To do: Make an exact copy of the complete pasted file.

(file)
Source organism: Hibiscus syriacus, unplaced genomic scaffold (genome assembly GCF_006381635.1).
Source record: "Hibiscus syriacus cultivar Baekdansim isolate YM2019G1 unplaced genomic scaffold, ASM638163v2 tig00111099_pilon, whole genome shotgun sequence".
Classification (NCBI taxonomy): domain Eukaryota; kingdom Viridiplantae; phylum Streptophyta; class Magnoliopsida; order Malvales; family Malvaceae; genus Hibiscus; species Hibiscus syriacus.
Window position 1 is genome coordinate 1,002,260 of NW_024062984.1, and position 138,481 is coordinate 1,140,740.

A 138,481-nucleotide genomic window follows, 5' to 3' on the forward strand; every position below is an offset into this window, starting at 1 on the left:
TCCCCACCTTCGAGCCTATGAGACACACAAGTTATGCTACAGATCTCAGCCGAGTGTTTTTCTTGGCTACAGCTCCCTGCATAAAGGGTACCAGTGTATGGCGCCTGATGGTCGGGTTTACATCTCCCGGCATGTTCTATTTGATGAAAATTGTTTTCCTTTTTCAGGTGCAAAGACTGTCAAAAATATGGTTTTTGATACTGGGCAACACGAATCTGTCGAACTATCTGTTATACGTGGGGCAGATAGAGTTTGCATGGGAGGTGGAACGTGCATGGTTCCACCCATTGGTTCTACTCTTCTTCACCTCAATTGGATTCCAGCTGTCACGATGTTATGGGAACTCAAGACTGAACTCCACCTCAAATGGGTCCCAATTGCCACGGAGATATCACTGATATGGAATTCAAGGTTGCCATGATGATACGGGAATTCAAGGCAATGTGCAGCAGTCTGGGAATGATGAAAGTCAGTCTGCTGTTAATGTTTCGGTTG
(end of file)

Source organism: Hibiscus syriacus, unplaced genomic scaffold (genome assembly GCF_006381635.1).
Source record: "Hibiscus syriacus cultivar Baekdansim isolate YM2019G1 unplaced genomic scaffold, ASM638163v2 tig00111099_pilon, whole genome shotgun sequence".
Classification (NCBI taxonomy): domain Eukaryota; kingdom Viridiplantae; phylum Streptophyta; class Magnoliopsida; order Malvales; family Malvaceae; genus Hibiscus; species Hibiscus syriacus.
Window position 1 is genome coordinate 1,002,260 of NW_024062984.1, and position 138,481 is coordinate 1,140,740.

A 138,481-nucleotide genomic window follows, 5' to 3' on the forward strand; every position below is an offset into this window, starting at 1 on the left:
TCCCCACCTTCGAGCCTATGAGACACACAAGTTATGCTACAGATCTCAGCCGAGTGTTTTTCTTGGCTACAGCTCCCTGCATAAAGGGTACCAGTGTATGGCGCCTGATGGTCGGGTTTACATCTCCCGGCATGTTCTATTTGATGAAAATTGTTTTCCTTTTTCAGGTGCAAAGACTGTCAAAAATATGGTTTTTGATACTGGGCAACACGAATCTGTCGAACTATCTGTTATACGTGGGGCAGATAGAGTTTGCATGGGAGGTGGAACGTGCATGGTTCCACCCATTGGTTCTACTCTTCTTCACCTCAATTGGATTCCAGCTGTCACGATGTTATGGGAACTCAAGACTGAACTCCACCTCAAATGGGTCCCAATTGCCACGGAGATATCACTGATATGGAATTCAAGGTTGCCATGATGATACGGGAATTCAAGGCAATGTGCAGCAGTCTGGGAATGATGAAAGTCAGTCTGCTGTTAATGTTTCGGTTG